Committee to the Cabinet (SACC) was restored in 1981. In addition, there is a
Cabinet Committee on Science and Technology.
So, was the NCST effort (to have a large consultative process for deciding S & T
plans) an aberration in Science Policy in India? Perhaps; we get some insight
from Ashok Parthasarathy’s book. For example there is a lot of debate on nuclear
power in the book and in NCST as well. He says the atomic energy establishment
was clear that NCST can't decide nuclear power. The nuclear lobby insisted that
it had the sole claim to competence on its own claims, something, that the NCST
was not willing to accept. Mind you, this is the nature of dialogue among the
scientists. There was no civil society at all involved there.
The debate never really played up and this
tension between the scientific elite on one hand and the Planning Commission was
never really resolved. If these tensions had been played out, probably we would
have had a resolution in five years or ten years. But that never happened
because since then the scientific elite have become more and more powerful.
There is no attempt to discuss issues on science even internally.
Was NCST an aberration?
- Two years to complete, 600 pages.
- Participation of 2000 scientists and technologists, who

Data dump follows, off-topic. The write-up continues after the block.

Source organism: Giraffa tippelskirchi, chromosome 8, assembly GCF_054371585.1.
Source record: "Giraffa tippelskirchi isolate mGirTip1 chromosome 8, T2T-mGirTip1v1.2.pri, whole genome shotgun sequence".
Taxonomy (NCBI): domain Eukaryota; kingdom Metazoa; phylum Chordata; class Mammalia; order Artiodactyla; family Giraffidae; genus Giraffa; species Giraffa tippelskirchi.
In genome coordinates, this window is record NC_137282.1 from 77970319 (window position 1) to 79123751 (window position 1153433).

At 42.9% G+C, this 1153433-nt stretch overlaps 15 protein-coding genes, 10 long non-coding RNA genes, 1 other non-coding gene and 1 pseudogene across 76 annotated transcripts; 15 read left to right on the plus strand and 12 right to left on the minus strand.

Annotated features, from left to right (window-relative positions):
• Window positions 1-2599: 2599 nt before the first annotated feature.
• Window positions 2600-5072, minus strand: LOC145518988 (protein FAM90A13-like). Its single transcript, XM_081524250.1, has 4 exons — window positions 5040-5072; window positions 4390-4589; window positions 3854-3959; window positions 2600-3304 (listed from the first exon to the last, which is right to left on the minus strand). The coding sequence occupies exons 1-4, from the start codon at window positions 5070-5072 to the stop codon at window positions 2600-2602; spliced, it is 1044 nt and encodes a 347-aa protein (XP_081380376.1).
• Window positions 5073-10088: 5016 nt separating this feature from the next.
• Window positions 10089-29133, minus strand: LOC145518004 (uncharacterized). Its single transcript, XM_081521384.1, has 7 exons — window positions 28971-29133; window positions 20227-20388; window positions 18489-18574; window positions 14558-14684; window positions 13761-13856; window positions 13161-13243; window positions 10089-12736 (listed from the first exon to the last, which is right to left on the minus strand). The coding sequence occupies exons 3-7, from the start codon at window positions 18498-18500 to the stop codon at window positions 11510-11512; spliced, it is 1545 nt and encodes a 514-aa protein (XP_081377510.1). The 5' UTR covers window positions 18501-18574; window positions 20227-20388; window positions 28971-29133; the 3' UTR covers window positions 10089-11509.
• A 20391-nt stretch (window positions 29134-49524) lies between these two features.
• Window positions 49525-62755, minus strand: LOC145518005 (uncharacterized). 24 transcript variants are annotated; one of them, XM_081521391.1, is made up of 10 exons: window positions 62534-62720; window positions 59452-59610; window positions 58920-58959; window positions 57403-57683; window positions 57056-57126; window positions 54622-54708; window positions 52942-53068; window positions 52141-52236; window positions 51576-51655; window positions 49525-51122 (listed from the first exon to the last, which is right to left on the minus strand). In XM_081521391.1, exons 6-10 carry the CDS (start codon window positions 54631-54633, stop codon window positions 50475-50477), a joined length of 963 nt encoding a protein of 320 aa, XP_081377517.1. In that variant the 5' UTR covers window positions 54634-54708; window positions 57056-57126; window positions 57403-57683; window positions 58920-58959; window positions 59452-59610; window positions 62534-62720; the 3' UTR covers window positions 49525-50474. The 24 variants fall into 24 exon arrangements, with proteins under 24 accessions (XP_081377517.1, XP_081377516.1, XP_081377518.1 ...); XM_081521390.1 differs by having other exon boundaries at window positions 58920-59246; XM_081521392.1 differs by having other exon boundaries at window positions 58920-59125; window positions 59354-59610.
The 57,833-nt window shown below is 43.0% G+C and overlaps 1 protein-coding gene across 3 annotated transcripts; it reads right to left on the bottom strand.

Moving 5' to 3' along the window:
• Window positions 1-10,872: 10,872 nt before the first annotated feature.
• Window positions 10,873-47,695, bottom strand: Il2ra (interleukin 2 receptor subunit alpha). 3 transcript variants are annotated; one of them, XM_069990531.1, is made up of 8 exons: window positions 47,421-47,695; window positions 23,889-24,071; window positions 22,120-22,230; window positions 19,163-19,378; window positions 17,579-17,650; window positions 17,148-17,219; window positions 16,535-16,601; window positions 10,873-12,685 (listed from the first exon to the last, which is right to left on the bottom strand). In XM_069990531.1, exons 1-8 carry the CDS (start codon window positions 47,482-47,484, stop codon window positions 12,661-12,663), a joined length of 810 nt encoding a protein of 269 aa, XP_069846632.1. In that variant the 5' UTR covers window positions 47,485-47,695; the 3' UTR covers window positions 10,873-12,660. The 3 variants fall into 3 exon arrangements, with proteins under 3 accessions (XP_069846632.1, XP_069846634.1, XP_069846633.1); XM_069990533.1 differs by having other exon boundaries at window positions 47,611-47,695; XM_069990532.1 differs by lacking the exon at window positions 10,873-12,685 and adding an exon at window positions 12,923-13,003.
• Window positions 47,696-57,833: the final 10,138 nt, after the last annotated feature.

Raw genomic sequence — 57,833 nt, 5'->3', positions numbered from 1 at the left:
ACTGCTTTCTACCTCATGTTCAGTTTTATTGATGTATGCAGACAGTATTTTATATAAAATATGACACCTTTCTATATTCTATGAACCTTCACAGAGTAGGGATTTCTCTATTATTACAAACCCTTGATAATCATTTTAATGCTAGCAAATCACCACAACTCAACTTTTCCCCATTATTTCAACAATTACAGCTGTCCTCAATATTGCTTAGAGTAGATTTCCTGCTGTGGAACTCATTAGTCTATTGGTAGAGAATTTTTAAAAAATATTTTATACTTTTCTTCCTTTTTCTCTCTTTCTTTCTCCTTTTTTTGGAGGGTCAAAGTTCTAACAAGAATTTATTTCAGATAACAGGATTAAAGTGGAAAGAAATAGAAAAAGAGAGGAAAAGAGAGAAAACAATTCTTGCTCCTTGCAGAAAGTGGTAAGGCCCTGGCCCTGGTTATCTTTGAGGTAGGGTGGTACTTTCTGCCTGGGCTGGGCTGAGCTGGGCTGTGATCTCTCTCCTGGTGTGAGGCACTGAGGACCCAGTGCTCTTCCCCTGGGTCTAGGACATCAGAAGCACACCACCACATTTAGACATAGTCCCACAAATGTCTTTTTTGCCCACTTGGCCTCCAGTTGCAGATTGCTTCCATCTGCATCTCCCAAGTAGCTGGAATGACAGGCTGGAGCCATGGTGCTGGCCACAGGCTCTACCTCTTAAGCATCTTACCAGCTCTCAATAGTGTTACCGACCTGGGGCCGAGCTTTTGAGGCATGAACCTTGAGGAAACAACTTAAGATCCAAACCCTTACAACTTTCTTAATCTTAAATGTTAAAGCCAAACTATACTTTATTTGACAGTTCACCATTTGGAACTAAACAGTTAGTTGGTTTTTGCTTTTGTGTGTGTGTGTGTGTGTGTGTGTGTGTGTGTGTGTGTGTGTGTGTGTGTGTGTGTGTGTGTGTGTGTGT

reflected on science and society in approach paper.
- Available for public discussion.
- Tensions between NCST and PC on financial allocation, but also
at another level on conception of S&T and its role in society.
- NCST never implemented, Sethna -NCST can’t decide nuclear
power (75% of DAE budget!).
- A debate that never really played up -failure of technology
as 4th factor or structural issues of science and democracy?
- Scientific elite more powerful since, no attempts to discuss
even internally, (greater debates on science before independence or
- Technocrats more powerful, S&T functioning not open for
scrutiny nor considered necessary
This is the broad context and we tried this
very small exercise to look at the 11th Plan and examine how the S &
T component fits within it. Is it out of sync with the other sectors? If yes
why is this so? Basically we have tried to see what the civil society’s role in
the 11th Plan is. We did an analysis of steering committee, the constitutions of
all the committees and compared it with the S and T policy. The exercise is not
complete, but we are testing the assumption of whether there is an unwritten